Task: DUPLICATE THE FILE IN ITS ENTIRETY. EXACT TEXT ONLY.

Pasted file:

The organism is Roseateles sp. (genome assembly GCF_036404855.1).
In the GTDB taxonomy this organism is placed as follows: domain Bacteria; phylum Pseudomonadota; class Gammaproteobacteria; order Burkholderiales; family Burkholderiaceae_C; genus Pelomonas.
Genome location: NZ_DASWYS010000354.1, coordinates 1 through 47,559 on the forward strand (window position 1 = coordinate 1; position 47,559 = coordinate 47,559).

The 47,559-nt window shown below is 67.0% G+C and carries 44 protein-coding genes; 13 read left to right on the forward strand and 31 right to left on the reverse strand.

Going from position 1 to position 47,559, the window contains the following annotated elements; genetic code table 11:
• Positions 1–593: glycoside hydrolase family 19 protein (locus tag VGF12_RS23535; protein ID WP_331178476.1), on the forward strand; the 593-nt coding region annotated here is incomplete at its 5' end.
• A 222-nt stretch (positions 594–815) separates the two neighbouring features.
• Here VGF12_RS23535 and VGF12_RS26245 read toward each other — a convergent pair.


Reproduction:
The organism is Roseateles sp. (genome assembly GCF_036404855.1).
In the GTDB taxonomy this organism is placed as follows: domain Bacteria; phylum Pseudomonadota; class Gammaproteobacteria; order Burkholderiales; family Burkholderiaceae_C; genus Pelomonas.
Genome location: NZ_DASWYS010000354.1, coordinates 1 through 47,559 on the forward strand (window position 1 = coordinate 1; position 47,559 = coordinate 47,559).

The 47,559-nt window shown below is 67.0% G+C and carries 44 protein-coding genes; 13 read left to right on the forward strand and 31 right to left on the reverse strand.

Going from position 1 to position 47,559, the window contains the following annotated elements; genetic code table 11:
• Positions 1–593: glycoside hydrolase family 19 protein (locus tag VGF12_RS23535; protein ID WP_331178476.1), on the forward strand; the 593-nt coding region annotated here is incomplete at its 5' end.
• A 222-nt stretch (positions 594–815) separates the two neighbouring features.
• Here VGF12_RS23535 and VGF12_RS26245 read toward each other — a convergent pair.